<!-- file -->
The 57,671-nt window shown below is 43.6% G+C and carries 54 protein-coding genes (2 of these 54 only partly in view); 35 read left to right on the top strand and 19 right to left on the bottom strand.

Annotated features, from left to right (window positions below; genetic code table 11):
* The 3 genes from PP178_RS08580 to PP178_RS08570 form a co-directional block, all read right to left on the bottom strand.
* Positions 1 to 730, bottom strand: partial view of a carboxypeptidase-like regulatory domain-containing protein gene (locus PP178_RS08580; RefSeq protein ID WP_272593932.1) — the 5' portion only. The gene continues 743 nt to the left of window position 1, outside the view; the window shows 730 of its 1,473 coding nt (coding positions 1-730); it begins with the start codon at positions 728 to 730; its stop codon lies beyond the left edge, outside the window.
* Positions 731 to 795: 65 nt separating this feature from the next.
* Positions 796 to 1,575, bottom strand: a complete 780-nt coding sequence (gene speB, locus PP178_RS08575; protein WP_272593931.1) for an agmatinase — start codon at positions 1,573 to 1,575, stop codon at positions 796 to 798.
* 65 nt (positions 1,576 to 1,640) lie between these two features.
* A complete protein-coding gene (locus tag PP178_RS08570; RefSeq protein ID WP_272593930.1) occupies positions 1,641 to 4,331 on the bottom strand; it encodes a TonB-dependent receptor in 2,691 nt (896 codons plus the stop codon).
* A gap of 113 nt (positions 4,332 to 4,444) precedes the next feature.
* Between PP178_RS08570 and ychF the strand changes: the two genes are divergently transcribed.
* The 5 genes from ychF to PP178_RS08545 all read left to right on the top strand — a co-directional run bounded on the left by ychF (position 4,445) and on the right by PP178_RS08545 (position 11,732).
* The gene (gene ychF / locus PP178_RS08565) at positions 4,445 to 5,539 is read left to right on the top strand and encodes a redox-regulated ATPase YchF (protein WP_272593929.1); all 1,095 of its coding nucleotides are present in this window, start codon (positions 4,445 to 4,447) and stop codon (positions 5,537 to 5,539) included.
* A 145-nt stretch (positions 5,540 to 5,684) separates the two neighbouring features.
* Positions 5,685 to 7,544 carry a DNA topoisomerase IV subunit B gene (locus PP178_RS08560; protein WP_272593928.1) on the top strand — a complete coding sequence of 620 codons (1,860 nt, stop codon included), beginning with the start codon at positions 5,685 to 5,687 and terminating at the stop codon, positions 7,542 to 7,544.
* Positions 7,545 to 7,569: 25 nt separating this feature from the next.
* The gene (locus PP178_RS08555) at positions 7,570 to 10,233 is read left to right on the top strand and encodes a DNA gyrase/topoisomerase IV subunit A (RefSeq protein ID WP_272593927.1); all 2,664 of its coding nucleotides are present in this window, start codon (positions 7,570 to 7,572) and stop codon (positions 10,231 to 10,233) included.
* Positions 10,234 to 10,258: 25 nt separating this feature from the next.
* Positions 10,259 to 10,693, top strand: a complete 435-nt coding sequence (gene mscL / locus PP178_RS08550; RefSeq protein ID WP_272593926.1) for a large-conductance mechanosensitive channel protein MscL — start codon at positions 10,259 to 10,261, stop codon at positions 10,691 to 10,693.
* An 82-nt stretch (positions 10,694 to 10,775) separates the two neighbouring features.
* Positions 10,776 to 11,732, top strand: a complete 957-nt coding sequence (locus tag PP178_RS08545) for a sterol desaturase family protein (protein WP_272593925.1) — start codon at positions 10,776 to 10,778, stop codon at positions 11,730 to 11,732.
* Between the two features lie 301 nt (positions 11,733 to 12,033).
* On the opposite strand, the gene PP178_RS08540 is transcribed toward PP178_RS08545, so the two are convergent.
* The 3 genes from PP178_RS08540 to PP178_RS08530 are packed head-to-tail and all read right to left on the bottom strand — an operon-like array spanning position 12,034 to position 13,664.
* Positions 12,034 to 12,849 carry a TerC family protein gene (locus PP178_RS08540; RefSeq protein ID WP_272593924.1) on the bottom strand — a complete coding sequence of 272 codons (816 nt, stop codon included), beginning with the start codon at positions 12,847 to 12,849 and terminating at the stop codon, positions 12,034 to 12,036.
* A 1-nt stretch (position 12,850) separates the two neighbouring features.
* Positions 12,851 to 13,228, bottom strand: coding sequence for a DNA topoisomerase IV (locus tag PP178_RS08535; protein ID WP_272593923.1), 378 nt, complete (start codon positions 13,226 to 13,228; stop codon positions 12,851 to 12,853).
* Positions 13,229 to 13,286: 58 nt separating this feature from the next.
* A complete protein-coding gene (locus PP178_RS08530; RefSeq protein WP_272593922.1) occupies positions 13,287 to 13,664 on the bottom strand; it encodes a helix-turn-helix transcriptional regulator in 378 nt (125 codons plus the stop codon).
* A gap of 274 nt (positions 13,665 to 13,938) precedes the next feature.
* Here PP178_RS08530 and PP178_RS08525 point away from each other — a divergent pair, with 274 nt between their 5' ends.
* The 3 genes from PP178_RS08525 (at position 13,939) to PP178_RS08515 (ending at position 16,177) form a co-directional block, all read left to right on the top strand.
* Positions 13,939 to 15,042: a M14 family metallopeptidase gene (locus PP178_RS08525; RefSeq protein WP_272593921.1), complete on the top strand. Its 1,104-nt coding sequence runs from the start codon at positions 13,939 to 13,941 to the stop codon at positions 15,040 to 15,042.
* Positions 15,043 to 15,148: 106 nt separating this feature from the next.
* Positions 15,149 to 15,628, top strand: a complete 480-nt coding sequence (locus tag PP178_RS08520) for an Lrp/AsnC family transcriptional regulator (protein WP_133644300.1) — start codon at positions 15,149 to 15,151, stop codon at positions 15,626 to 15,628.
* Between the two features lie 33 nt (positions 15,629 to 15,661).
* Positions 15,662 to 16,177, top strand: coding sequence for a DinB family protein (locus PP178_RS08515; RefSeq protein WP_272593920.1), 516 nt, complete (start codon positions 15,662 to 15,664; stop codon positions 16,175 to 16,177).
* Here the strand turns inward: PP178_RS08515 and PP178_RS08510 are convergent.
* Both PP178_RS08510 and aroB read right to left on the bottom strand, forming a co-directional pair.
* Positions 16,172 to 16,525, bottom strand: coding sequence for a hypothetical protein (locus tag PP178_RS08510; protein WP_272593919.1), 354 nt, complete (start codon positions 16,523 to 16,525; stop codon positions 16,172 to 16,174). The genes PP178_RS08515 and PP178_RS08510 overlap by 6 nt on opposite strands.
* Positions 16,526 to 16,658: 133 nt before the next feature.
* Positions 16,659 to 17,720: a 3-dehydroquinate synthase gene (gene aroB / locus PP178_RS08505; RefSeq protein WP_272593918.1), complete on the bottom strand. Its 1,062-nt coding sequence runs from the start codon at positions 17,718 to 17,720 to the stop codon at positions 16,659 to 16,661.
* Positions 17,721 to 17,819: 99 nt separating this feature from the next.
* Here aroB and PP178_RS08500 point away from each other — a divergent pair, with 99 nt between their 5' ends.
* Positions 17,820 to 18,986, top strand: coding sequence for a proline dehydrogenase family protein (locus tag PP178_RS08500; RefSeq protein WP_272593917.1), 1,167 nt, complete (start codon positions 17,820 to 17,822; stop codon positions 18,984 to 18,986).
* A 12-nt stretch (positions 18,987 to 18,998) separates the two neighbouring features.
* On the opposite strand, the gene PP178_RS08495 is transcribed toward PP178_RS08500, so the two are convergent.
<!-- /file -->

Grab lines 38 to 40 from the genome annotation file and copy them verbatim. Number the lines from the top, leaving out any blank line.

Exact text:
* Both PP178_RS08510 and aroB read right to left on the bottom strand, forming a co-directional pair.
* Positions 16,172 to 16,525, bottom strand: coding sequence for a hypothetical protein (locus tag PP178_RS08510; protein WP_272593919.1), 354 nt, complete (start codon positions 16,523 to 16,525; stop codon positions 16,172 to 16,174). The genes PP178_RS08515 and PP178_RS08510 overlap by 6 nt on opposite strands.
* Positions 16,526 to 16,658: 133 nt before the next feature.